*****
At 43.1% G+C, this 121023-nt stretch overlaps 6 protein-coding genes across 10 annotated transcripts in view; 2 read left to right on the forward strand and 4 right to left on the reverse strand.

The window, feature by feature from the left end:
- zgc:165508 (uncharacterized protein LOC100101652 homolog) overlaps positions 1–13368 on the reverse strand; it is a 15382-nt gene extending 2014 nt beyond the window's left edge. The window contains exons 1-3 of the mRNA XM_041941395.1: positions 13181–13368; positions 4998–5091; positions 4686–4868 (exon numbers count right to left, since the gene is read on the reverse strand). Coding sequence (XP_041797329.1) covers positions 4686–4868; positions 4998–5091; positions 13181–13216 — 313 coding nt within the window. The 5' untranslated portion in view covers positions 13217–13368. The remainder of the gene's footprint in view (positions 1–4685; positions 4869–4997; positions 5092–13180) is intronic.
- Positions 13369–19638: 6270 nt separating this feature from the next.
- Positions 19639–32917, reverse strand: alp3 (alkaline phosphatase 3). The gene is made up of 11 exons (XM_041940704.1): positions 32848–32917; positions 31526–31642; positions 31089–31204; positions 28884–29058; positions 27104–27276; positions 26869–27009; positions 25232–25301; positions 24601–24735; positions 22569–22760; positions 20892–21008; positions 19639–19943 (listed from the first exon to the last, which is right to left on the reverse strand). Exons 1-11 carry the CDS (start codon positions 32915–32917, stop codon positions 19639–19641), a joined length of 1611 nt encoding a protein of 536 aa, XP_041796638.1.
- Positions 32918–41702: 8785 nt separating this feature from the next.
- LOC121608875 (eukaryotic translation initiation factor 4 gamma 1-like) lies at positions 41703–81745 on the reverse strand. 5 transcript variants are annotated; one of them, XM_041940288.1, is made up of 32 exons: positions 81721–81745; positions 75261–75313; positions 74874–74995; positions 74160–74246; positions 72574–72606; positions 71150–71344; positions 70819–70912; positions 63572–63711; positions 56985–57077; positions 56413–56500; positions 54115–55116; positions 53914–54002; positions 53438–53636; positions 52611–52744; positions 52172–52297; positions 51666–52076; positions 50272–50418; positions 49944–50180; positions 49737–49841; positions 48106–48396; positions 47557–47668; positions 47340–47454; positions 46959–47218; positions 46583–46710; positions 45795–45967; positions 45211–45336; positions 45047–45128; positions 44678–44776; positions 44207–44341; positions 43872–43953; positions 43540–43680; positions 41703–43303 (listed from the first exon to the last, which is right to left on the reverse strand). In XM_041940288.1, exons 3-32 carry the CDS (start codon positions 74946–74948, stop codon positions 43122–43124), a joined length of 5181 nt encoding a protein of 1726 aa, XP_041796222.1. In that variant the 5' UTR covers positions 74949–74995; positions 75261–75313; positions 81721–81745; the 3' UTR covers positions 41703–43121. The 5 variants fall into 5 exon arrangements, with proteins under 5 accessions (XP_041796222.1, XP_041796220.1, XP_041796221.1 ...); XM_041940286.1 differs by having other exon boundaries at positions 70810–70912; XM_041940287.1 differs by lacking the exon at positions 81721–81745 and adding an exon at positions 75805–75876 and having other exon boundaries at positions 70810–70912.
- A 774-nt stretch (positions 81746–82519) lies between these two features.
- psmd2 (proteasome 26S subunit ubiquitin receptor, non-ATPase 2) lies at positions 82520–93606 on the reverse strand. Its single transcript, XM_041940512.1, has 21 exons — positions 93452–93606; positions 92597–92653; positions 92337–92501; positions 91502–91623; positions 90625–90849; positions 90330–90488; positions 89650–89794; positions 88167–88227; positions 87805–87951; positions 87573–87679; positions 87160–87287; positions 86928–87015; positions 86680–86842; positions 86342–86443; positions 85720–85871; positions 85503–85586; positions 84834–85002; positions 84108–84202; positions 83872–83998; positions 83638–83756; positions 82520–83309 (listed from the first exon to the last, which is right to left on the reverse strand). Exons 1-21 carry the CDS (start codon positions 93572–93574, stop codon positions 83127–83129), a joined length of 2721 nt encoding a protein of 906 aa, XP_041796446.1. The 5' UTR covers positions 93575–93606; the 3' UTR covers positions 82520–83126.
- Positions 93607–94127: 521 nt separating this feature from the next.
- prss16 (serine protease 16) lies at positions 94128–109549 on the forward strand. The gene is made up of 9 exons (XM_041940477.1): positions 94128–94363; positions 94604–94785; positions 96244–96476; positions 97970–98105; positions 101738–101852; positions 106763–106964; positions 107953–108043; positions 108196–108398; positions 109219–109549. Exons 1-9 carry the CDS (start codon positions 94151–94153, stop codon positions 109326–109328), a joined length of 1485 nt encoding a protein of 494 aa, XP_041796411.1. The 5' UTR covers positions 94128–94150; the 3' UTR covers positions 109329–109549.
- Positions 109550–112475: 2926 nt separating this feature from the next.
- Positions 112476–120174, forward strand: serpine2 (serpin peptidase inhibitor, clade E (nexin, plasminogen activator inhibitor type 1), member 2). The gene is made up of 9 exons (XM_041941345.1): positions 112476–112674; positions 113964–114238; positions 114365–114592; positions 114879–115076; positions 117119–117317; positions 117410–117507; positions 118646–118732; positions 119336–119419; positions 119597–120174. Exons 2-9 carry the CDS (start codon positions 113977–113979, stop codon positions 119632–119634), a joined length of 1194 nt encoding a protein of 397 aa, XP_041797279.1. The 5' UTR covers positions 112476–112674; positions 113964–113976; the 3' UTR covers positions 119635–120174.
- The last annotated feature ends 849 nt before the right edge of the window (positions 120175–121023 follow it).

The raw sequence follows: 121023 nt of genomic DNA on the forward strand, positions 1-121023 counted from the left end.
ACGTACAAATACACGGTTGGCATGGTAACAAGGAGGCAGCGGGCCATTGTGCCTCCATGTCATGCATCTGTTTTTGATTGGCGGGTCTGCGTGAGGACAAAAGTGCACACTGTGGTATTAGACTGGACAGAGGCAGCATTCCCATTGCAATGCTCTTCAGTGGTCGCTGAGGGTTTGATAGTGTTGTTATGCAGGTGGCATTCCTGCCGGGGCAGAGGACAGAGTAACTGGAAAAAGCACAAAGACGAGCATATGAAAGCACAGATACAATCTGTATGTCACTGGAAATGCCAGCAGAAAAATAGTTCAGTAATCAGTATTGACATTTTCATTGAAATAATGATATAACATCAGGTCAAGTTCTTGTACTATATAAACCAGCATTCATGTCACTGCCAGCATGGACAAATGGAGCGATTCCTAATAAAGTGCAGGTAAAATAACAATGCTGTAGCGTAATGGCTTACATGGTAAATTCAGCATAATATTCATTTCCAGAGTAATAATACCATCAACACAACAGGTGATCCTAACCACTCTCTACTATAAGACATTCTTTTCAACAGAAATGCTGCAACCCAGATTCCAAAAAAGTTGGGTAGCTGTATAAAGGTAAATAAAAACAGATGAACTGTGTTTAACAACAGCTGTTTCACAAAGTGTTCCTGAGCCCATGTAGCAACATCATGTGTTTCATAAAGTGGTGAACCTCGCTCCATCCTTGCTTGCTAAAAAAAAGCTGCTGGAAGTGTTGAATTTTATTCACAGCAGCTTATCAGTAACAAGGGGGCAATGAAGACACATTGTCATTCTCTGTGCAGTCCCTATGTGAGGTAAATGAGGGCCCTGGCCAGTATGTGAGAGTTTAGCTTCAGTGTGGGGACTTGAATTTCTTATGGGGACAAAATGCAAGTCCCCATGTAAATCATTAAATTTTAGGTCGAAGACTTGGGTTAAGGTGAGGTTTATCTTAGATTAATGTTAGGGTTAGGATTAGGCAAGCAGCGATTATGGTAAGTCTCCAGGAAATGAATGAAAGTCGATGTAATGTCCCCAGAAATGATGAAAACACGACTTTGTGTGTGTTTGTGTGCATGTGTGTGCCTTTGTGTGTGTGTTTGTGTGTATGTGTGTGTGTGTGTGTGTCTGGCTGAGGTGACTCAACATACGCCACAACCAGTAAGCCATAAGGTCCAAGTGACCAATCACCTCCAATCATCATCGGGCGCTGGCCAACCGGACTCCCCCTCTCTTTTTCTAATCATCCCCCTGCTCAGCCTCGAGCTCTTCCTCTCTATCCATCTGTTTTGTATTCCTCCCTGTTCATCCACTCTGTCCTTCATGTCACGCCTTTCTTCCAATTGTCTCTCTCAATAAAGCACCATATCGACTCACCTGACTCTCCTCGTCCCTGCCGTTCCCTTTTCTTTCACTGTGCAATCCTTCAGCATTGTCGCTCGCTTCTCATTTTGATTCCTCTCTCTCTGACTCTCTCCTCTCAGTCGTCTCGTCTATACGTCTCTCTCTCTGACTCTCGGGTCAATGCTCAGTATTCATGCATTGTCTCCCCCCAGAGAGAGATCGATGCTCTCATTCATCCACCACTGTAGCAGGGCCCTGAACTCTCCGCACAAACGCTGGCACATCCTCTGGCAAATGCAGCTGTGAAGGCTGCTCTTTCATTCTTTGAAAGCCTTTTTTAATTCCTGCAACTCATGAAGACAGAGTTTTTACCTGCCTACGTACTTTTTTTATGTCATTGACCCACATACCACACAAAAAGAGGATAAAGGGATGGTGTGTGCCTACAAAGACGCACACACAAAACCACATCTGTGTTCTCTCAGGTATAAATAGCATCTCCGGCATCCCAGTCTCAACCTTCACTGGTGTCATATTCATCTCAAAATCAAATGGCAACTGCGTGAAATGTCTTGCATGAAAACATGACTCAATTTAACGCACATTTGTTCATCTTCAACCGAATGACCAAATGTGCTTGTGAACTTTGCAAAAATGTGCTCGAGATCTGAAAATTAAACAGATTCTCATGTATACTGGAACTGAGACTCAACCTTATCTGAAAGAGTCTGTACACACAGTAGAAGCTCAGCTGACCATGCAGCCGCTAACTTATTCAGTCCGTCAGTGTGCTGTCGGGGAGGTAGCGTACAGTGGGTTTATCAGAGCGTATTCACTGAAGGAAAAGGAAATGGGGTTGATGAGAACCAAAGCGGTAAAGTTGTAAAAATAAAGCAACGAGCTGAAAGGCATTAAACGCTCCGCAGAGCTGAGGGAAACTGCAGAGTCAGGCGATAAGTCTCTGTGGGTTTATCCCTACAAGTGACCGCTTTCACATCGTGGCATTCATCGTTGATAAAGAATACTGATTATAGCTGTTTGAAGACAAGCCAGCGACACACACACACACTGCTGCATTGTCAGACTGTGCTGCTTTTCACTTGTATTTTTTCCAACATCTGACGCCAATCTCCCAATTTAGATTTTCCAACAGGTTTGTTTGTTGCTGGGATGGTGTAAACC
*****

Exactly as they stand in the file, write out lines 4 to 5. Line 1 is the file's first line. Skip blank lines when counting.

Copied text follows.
- Positions 13369–19638: 6270 nt separating this feature from the next.
- Positions 19639–32917, reverse strand: alp3 (alkaline phosphatase 3). The gene is made up of 11 exons (XM_041940704.1): positions 32848–32917; positions 31526–31642; positions 31089–31204; positions 28884–29058; positions 27104–27276; positions 26869–27009; positions 25232–25301; positions 24601–24735; positions 22569–22760; positions 20892–21008; positions 19639–19943 (listed from the first exon to the last, which is right to left on the reverse strand). Exons 1-11 carry the CDS (start codon positions 32915–32917, stop codon positions 19639–19641), a joined length of 1611 nt encoding a protein of 536 aa, XP_041796638.1.